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ROBERTSON, Horace Clement Hugh KBE DSO (1894 – 1960)

ROBERTSON, Lt Gen Sir Horace Clement Hugh KBE DSO (1894 – 1960)

Lt Gen Sir Horace Robertson.

Lt Gen Sir Horace Robertson.

Horace Clement Hugh Robertson, known as 'Red Robbie' was born at Warrnambool on 29 October 1894, the son of John Robertson and Annie nee Gray. After attending Outtrim State School from 1905 to 1910, he was educated at Geelong College as a boarder, entering in April 1910 and leaving in December that same year. He applied for admission in the first intake at Duntroon Military College, but was rejected as being too young. After he left Geelong College, it is thought he worked as a bank officer in rural Victoria until in the following year he made a successful application for admission, winning an entrance scholarship. He enrolled at Duntroon in March 1912, one of the forty-one cadets in Duntroon' s second class: the Australian military school had opened in 1911. He graduated in 1914, and from Duntroon attended Camberley Staff College in England.

He served in World War 1, led the first cavalry charge ever made by Australian troops, and was awarded the DSO in 1917. During World War 2 he served in North Africa and the South Pacific including commanding 6th Australian Division. He was Commander, British Occupation Forces, Japan 1945-46. Robertson Hall at the Middle School was named in his honour.


General Horace Robertson accepting the Japanese Surrender
at Wewak, NG in September, 1945.

The following is an excerpt from a speech by Bill Rogers at the opening of the extended Robertson Hall in 1991. ‘Horace Robertson was a boarder at the College in 1910. Born in October, 1894, at Warrnambool he was one of five children of John Robertson, a State School Headmaster. In 1910 his father was teaching at Queenscliff and it seems more than likely that Robertson was sent to the College to enhance his prospects of being selected in the first admission to Duntroon Military College, which was about to open in what is now Canberra. In 1910, Robertson applied for admission in the first intake at Duntroon but was rejected as being too young. At the end of the year, he left the College and it is thought he worked as a bank officer in rural Victoria until in the following year he made a successful application for admission to Duntroon’ . Brigadier J D Rogers ‘remembered him as a boy of average worth and ability' at school, but went on to praise the use of his then latent talents as a great military leader. Horace graduated in 1914 from a course shortened because of the outbreak of hostilities and, after a secret marriage in the Registry Office in Melbourne to Jessie Bonnar who was fifteen years his senior, he was sent to the Middle East as a Light Horse Cavalry Officer. There were no children of the marriage and Jessie remained his wife throughout his career.

In the Middle East, Robertson served with the Light Horse in Palestine and the Jordan Valley. There he fought against the Turks and Germans, and played a notable part as a Brevet Major, aged twenty-two years, in the famous cavalry charge at Magbdaba just south of what is now known as the Gaza Strip in Israel. During World War I, he was awarded a DSO, an Order of the Nile and was several times mentioned in despatches. At the outbreak of World War II he went with the AIF to the Middle East where, as a brigadier commanding the 19th Brigade, he led his troops in the capture of Bardia and Tobruk in Libya, then part of the Italian colonial empire. Always noted for his bravery, incisive decision-making and command, he served with great distinction throughout the Middle East campaigns. He was the epitome of a senior army officer. Ramrod straight, military moustache and a rather terrifying exterior until he decided whether or not you were to be a friend or acquaintance. For the most part, people were graded according to rank and war service.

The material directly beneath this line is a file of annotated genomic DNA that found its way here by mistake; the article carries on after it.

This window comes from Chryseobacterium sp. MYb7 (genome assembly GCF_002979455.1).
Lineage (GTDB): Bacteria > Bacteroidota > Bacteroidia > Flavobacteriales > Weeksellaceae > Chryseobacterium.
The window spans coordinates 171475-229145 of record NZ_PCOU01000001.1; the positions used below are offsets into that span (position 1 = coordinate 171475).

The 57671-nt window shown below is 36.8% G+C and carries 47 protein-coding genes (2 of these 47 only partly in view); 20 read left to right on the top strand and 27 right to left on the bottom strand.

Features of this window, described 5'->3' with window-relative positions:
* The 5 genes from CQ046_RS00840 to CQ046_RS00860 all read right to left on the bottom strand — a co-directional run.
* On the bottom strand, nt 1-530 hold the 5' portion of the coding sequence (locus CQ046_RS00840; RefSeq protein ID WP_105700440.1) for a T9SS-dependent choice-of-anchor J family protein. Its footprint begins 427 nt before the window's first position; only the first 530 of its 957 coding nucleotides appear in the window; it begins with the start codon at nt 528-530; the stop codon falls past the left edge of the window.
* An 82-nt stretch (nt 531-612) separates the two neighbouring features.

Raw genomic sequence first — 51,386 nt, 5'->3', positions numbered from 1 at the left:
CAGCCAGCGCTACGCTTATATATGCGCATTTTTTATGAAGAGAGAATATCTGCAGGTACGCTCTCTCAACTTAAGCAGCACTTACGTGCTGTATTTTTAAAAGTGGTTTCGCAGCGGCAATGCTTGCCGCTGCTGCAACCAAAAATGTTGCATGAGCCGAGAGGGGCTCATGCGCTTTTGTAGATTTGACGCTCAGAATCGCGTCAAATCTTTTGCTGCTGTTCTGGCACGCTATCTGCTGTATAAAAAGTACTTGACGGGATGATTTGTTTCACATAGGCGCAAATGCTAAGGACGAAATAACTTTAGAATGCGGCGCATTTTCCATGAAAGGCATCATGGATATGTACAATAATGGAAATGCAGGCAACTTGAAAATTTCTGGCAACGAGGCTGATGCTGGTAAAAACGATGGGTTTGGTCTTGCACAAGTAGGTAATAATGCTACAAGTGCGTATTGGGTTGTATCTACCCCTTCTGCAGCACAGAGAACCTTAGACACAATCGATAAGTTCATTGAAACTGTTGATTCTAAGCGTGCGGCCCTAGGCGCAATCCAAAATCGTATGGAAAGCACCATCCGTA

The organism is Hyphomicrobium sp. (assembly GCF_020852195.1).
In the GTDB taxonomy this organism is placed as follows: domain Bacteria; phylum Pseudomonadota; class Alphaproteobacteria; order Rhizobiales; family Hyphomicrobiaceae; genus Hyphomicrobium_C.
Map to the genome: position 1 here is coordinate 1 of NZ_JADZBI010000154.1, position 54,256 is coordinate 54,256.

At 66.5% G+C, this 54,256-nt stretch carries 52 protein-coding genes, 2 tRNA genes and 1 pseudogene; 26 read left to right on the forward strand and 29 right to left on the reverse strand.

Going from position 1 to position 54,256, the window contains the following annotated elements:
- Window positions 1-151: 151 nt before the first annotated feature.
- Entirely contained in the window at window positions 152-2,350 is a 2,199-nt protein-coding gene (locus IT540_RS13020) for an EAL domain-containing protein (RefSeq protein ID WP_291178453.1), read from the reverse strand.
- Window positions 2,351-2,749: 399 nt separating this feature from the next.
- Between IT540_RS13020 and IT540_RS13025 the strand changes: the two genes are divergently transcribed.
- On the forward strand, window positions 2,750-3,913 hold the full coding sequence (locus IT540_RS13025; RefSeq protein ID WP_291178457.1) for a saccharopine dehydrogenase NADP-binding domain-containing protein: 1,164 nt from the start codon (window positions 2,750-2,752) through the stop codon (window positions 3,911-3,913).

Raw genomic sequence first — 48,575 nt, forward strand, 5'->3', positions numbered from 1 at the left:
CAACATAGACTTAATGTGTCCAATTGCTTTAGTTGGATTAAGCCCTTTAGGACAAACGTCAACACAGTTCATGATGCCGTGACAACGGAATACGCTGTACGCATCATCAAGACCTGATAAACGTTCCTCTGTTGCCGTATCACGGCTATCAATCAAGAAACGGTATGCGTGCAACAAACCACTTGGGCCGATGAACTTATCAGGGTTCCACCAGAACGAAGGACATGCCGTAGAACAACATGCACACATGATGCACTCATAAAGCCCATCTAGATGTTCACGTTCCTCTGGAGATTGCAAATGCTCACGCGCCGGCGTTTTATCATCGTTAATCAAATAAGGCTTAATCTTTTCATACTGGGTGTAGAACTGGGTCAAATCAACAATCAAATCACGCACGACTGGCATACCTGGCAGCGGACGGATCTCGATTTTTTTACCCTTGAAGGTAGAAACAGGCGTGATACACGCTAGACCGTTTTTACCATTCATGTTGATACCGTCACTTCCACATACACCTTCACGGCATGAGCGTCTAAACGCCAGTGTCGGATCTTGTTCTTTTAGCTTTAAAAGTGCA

Lt Gen Sir Horace Robertson.

Lt Gen Sir Horace Robertson.

He was, however, not without a controversial side. As a senior staff officer he was not always tolerant of officers who had not made the Army their permanent career. In particular, he coveted the position of GOC the AIF and later the Australian Army, a position held throughout the War by General (later Field Marshall) Sir Thomas Blamey. Robertson lobbied politicians vigorously in support of his ambitions, and no doubt drew attention to Blamey's career in civilian life which had not been without controversy. Blamey, naturally, got to hear of this and on his return from the Middle East, Major General Robertson, as he then was, found himself commanding the Armoured Division in Western Australia. He did not enjoy another fighting command during World War II but at the end of the War he was knighted and promoted to Lieutenant General. In 1946, the British Government appointed him as Commander in Chief of the British Commonwealth Forces in Japan where his work as an administrator and also, for a time, as General Officer Commanding the Commonwealth forces in Korea was first class. Very few fighting soldiers are given the opportunity to lead men in three substantial wars and "Red Robbie", as he was then universally known, thrived on the opportunities.

Sir Horace Robertson KBE, DSO was inducted into the Old Geelong Collegians' Association (OGCA) Notables Gallery at Geelong College in 2011.

Sources: Pegasus 1950 p 38; Bill Rogers Speech at Opening of Robertson Hall Pegasus,1990 pp 9,10; Brig J D Rogers Speech ‘A Tribute to the Late Lieut Gen Sir Horace Robertson'; Image-Japanese Surrender Russell.
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